The human eye is incapable of detecting certain types of discrepancies, therefore image compression makes use of this. You can reduce the size of an image by lowering its quality until any quality loss (if any) is undetectable to the naked eye.

Assume that the visual quality has been reduced to between 80 and 90 on a 100-point scale. An image can be shrunk to 20-25 percent of its original size with just that amount!

Be Mobile-Friendly

A growing number of people are using mobile devices to access the internet. Even search engines recognize the importance of responsive design, including it as a ranking element in SERPs. As a result, responsive web design is necessary.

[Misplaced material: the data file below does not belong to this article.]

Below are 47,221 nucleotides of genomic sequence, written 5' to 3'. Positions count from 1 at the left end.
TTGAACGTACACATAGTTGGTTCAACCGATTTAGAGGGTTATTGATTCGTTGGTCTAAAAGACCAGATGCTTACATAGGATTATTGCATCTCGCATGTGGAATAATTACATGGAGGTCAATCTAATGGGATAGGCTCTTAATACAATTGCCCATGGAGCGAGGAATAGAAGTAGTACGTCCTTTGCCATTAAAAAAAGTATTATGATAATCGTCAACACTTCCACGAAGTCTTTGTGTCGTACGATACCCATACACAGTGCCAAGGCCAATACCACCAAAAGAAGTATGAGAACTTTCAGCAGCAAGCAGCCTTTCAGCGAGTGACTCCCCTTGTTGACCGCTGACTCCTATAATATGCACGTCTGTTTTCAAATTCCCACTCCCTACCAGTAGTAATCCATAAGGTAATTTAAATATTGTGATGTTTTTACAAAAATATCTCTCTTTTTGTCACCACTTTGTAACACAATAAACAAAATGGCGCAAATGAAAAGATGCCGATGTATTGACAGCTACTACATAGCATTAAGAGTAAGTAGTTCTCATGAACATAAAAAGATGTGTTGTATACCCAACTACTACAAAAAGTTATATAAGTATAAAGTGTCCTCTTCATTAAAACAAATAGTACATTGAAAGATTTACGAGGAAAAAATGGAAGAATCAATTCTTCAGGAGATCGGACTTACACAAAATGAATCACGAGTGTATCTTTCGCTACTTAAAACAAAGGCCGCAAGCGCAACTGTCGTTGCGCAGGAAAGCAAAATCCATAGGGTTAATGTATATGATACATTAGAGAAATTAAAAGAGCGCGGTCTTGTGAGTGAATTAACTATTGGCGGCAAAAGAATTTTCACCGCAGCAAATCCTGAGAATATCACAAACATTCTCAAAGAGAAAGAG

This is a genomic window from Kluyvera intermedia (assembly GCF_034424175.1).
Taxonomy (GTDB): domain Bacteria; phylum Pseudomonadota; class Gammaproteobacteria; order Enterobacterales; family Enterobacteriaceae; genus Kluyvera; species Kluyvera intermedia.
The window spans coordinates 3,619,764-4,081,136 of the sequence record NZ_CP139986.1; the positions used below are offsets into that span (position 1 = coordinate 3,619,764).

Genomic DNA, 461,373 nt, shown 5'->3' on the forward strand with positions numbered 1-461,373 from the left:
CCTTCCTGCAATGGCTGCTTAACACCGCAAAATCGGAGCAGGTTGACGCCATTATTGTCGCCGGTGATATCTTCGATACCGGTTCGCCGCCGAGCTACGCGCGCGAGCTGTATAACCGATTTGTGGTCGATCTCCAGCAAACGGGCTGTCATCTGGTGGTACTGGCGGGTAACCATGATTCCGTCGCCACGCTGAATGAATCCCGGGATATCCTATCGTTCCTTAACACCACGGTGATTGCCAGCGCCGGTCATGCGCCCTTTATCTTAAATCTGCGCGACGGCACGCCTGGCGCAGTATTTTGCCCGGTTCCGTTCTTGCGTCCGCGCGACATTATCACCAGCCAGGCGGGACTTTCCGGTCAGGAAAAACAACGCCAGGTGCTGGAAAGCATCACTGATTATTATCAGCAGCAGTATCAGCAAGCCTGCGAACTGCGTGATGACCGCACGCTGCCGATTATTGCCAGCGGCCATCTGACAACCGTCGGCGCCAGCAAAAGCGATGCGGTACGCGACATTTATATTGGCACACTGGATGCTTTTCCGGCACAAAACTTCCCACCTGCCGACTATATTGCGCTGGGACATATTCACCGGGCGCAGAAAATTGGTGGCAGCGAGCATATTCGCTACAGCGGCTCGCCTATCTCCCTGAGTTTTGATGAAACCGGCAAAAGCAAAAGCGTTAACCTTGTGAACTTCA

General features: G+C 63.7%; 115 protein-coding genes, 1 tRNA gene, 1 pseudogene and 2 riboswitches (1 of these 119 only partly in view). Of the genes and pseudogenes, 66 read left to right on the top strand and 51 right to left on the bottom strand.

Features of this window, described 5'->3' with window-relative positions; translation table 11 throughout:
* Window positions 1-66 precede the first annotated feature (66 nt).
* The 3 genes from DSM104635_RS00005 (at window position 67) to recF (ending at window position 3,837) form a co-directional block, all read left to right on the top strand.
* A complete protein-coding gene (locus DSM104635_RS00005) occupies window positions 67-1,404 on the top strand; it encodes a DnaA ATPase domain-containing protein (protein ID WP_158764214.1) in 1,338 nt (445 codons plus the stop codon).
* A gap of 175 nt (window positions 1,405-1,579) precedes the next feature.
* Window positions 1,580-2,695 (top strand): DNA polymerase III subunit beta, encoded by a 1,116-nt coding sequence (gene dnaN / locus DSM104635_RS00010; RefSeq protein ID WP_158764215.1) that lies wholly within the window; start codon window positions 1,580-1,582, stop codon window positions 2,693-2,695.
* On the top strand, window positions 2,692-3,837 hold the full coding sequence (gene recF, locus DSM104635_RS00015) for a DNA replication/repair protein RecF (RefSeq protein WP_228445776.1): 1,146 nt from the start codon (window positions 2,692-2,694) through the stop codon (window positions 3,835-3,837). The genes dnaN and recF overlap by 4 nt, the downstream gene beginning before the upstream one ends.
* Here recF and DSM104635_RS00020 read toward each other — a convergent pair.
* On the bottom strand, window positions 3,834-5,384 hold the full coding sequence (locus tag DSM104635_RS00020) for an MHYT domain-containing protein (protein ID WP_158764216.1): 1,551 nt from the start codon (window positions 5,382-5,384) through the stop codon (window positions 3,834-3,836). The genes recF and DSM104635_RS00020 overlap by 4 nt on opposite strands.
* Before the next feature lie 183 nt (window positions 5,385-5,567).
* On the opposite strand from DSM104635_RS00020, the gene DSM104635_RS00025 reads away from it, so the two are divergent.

What good is responsive design if our website’s graphics aren’t as well?

Image optimization for mobile devices should no longer be a last resort; it should be a top priority.

It’s a common misconception that responsive web design is all that’s required to make a mobile-friendly website. Your website’s photographs play an equally significant function in the process.

With more people browsing the internet on mobile devices, everything from bandwidth connections to different viewports now matters when it comes to image optimization for your website.


Your website will crawl if you don’t optimize them with these factors in mind.

Websites, serving the same image across all devices with browser-side resizing for responsiveness is a common occurrence. This, on the other hand, just adds to the website’s weight.